Jamie Bishop, the German instructor who was killed, went to my high school. He was a couple of years older than me. At the time, I was close friends with his sister who is my age. Admittedly, I never knew him well. In fact, I probably had only a handful of conversations with him. I know, however, that he was a ridiculously smart kid who had grown into a pretty interesting guy.

I'm trying to process all of my emotions about this. Like most everyone, I'm shocked by it, disheartened by it, saddened by it. With this tangential connection to it, I'm drawn to the story, more empathetic to the victims, hungrier to know why this happened.

I am so sorry for his family and his friends.

At this point, I'm waiting for more information to come in from friends with contacts back home. If you'd like more info, leave a comment on this message (with your email address) and I'll pass it along as I learn more.

Go to the AJC article about Jamie, here.

A Few Thoughts on Major Media Coverage
Thankfully, I missed most of the story as it was unfolding yesterday. As horrific as it is, I really hate the media's coverage in times of such crisis.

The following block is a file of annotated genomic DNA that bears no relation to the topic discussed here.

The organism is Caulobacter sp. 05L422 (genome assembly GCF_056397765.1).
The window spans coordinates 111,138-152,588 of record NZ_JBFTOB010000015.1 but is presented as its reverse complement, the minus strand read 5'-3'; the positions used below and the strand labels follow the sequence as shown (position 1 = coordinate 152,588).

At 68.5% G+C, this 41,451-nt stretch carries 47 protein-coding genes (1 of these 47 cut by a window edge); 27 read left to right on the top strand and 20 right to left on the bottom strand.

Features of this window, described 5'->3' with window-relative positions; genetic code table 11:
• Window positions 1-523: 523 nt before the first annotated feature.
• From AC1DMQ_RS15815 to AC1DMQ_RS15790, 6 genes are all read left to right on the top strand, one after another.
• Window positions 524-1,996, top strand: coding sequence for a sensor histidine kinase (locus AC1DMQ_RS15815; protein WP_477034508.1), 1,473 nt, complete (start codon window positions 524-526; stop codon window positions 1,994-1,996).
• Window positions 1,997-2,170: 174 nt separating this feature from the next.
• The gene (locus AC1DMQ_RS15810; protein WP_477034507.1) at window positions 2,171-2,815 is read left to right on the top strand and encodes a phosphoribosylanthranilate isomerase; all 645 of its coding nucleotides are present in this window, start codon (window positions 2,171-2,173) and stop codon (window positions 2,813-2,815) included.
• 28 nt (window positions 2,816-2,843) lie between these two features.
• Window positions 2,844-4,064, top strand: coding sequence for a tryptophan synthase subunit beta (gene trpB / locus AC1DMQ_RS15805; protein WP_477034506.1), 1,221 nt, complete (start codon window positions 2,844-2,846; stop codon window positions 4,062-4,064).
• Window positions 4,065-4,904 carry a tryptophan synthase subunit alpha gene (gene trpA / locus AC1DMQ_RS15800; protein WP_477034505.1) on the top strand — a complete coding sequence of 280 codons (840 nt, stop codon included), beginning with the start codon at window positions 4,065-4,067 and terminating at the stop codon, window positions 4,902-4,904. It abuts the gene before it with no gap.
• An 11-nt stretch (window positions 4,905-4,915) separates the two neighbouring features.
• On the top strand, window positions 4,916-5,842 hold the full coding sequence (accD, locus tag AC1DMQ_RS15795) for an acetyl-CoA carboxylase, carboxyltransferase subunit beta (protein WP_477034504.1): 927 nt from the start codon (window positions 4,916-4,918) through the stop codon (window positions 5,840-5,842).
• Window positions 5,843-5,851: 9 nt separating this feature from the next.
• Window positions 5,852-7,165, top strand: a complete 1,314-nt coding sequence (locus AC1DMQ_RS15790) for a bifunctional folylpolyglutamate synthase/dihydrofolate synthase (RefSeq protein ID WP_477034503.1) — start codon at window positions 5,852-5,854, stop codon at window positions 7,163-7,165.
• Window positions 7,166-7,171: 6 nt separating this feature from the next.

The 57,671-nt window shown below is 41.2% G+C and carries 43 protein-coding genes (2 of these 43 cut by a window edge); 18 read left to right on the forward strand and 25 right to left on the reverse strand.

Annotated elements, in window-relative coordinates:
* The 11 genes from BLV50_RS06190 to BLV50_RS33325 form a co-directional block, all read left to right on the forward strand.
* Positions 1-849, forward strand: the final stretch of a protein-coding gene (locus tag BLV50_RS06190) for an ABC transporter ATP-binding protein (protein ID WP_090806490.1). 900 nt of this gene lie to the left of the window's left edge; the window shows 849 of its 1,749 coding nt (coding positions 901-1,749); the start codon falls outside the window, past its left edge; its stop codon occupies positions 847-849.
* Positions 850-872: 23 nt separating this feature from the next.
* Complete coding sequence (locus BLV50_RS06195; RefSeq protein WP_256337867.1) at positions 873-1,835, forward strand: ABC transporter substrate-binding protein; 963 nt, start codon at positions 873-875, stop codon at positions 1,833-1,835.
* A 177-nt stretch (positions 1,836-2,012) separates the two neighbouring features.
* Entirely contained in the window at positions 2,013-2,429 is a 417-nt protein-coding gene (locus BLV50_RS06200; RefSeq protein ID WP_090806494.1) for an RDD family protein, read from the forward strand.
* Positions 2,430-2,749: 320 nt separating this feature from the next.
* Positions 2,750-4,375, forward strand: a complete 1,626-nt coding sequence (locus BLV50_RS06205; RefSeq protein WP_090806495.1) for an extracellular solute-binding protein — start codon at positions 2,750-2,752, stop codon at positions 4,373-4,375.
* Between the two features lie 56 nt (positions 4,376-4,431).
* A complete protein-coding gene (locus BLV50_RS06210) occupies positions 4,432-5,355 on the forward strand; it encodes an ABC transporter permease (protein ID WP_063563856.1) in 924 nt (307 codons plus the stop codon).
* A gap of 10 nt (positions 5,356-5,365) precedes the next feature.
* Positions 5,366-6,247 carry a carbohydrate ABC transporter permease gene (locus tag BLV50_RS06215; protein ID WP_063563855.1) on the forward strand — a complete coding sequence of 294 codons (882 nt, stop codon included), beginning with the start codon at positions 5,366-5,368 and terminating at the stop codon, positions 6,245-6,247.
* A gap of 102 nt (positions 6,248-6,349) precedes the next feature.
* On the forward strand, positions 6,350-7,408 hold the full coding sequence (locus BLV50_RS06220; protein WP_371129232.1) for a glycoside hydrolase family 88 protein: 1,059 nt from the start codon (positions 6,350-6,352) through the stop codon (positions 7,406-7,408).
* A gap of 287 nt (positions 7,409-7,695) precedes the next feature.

Flipping by CNN last night, I was treated to Dr. Phil preaching about the dangers of allowing potential psychopaths to play hyper-violent video games. I'm thrilled that he used that time to so wisely instead of offering any sort of advice on how to emotionally comfort the survivors and the family and friends of the victims. This confirmed my suspicions that Dr. Phil is a self-serving, talentless ass.

Later, I watched as the reporter on "Anderson Cooper 360," who, in fact, was not Anderson Cooper, clumsily revisit the story, attempting to entrap a student into claiming that the university president was negligent in not closing campus, and literally saying that "this is a story with a human toll." Then, he fumbled his tag line, "Live from Virginia Tech...Massacre at Virginia Tech."